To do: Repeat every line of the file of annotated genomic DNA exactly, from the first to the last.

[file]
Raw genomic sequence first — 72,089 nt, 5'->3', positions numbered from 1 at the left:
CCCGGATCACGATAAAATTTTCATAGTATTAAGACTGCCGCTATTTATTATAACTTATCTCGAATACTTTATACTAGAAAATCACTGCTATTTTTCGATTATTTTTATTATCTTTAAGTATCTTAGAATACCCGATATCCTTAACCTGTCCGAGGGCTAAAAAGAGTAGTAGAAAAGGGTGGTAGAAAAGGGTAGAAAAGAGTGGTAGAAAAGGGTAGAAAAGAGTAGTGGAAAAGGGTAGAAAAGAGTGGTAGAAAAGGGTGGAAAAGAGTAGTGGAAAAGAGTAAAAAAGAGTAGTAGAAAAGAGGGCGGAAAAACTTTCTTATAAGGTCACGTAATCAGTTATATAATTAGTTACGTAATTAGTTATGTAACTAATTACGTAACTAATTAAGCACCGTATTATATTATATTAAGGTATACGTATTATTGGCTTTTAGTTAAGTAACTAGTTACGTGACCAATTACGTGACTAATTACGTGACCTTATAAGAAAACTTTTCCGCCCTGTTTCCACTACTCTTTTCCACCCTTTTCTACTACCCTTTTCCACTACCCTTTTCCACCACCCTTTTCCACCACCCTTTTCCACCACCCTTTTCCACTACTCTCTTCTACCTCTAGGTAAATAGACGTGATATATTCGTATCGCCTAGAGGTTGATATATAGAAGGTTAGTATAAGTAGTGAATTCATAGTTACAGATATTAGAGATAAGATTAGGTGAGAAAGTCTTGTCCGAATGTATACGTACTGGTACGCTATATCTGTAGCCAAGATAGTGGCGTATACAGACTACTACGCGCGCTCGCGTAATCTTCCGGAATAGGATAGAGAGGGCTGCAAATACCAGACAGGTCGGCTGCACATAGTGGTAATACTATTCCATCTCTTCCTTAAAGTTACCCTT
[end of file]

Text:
Raw genomic sequence first — 72,089 nt, 5'->3', positions numbered from 1 at the left:
CCCGGATCACGATAAAATTTTCATAGTATTAAGACTGCCGCTATTTATTATAACTTATCTCGAATACTTTATACTAGAAAATCACTGCTATTTTTCGATTATTTTTATTATCTTTAAGTATCTTAGAATACCCGATATCCTTAACCTGTCCGAGGGCTAAAAAGAGTAGTAGAAAAGGGTGGTAGAAAAGGGTAGAAAAGAGTGGTAGAAAAGGGTAGAAAAGAGTAGTGGAAAAGGGTAGAAAAGAGTGGTAGAAAAGGGTGGAAAAGAGTAGTGGAAAAGAGTAAAAAAGAGTAGTAGAAAAGAGGGCGGAAAAACTTTCTTATAAGGTCACGTAATCAGTTATATAATTAGTTACGTAATTAGTTATGTAACTAATTACGTAACTAATTAAGCACCGTATTATATTATATTAAGGTATACGTATTATTGGCTTTTAGTTAAGTAACTAGTTACGTGACCAATTACGTGACTAATTACGTGACCTTATAAGAAAACTTTTCCGCCCTGTTTCCACTACTCTTTTCCACCCTTTTCTACTACCCTTTTCCACTACCCTTTTCCACCACCCTTTTCCACCACCCTTTTCCACCACCCTTTTCCACTACTCTCTTCTACCTCTAGGTAAATAGACGTGATATATTCGTATCGCCTAGAGGTTGATATATAGAAGGTTAGTATAAGTAGTGAATTCATAGTTACAGATATTAGAGATAAGATTAGGTGAGAAAGTCTTGTCCGAATGTATACGTACTGGTACGCTATATCTGTAGCCAAGATAGTGGCGTATACAGACTACTACGCGCGCTCGCGTAATCTTCCGGAATAGGATAGAGAGGGCTGCAAATACCAGACAGGTCGGCTGCACATAGTGGTAATACTATTCCATCTCTTCCTTAAAGTTACCCTT